Publication - Working Paper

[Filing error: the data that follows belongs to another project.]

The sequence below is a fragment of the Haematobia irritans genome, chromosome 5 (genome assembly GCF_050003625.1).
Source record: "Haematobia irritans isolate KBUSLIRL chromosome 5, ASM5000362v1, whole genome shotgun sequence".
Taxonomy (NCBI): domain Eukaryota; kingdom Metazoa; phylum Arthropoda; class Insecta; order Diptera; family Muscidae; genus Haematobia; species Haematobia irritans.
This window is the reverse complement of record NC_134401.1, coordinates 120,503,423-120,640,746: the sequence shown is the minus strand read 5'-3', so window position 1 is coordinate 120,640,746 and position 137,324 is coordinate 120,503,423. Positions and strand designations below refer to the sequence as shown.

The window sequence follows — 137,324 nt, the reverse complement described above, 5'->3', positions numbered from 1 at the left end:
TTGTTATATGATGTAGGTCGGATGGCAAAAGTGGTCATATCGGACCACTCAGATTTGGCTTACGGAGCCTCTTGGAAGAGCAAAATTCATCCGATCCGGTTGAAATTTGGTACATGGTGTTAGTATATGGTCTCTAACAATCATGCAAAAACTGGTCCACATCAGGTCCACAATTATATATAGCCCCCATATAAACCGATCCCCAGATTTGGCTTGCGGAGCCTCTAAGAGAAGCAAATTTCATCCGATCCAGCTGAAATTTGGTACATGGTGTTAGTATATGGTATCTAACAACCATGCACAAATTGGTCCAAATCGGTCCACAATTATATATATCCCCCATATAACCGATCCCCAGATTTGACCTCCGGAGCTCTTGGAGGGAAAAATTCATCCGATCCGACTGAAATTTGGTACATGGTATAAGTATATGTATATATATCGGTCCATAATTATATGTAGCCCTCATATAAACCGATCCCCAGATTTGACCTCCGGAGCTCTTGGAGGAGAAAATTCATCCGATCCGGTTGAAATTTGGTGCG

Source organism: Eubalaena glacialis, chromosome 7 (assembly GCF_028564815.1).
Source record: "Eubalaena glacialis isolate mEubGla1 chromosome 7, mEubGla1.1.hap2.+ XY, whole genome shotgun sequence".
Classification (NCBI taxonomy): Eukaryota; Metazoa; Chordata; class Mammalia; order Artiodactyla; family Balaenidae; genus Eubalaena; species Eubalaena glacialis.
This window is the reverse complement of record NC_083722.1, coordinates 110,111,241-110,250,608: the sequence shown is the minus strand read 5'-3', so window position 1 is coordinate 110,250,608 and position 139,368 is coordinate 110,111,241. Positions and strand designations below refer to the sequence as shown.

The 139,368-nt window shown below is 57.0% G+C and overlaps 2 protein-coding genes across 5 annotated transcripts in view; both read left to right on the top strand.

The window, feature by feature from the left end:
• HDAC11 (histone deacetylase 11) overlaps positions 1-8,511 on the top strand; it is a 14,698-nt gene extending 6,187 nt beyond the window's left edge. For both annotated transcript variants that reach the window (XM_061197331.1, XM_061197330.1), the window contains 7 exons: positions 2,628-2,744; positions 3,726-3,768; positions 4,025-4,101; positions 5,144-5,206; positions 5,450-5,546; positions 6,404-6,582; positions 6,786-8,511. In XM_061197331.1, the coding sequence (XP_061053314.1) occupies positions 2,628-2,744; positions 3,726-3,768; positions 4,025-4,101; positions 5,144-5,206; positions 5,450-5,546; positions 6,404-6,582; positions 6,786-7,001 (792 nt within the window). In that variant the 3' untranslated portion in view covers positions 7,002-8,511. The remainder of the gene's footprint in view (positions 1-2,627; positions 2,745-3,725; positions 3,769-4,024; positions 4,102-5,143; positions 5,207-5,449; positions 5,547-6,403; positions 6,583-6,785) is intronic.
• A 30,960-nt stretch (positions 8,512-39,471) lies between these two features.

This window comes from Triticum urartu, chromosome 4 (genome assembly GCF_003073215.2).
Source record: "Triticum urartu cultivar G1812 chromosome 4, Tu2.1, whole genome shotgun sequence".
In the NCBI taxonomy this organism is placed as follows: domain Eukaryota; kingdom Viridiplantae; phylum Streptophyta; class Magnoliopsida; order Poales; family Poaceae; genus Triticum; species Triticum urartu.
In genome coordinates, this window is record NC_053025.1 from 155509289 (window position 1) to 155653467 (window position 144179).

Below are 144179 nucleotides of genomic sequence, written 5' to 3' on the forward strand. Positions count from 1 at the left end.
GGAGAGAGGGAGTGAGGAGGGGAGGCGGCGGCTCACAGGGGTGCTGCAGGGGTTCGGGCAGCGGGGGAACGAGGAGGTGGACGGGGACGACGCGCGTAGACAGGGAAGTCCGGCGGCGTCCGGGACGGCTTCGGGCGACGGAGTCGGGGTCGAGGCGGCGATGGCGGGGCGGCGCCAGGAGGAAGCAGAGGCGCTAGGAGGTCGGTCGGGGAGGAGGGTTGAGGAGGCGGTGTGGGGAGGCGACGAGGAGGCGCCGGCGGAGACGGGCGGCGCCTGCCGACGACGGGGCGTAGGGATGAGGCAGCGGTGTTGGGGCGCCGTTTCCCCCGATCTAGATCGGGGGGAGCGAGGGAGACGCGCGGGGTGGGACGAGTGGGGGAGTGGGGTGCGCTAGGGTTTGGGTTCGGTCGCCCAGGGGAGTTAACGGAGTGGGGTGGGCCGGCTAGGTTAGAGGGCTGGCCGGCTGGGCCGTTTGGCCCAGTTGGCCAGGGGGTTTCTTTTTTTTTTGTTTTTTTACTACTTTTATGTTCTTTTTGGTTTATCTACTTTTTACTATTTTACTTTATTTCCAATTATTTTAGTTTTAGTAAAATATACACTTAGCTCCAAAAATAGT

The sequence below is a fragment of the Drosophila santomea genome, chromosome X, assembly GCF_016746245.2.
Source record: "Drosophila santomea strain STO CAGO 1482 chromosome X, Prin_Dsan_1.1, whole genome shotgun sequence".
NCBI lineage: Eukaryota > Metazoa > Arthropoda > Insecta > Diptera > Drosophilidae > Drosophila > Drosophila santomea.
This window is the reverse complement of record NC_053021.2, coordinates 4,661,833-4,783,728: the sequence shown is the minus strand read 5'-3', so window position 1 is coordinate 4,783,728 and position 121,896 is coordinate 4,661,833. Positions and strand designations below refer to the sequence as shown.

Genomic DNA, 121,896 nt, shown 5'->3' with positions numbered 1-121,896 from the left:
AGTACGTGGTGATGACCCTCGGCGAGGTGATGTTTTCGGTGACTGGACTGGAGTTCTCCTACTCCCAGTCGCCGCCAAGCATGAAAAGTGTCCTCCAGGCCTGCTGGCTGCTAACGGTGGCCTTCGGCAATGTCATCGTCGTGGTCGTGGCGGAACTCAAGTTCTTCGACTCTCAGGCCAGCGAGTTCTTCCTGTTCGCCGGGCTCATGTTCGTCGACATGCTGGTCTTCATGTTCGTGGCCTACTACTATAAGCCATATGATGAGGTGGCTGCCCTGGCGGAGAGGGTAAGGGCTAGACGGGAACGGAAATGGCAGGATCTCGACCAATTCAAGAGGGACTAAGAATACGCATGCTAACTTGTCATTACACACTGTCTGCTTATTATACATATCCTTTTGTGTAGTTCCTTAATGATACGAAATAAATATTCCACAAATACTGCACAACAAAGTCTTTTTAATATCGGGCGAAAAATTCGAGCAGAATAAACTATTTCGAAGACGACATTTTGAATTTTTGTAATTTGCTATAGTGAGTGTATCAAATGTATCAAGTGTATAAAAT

We study how career incentives affect who selects into public health jobs and, through selection, their performance while in service. We collaborate with the Government of Zambia to design a field experiment embedded in the national recruitment campaign for a new health worker position. To identify the selection effect of incentives we experimentally vary the salience of career incentives at the recruitment stage, which triggers selection responses, but we offer the same incentives to all recruited agents, which mutes effort responses. Career incentives attract health workers who provide more inputs (29% more household visits, twice as many community meetings) and this is matched by an increase in institutional deliveries, breastfeeding, immunizations, deworming and a 5pp reduction in the share of underweight children. The results allay the concern that extrinsic rewards worsen public service delivery by crowding out pro-social agents.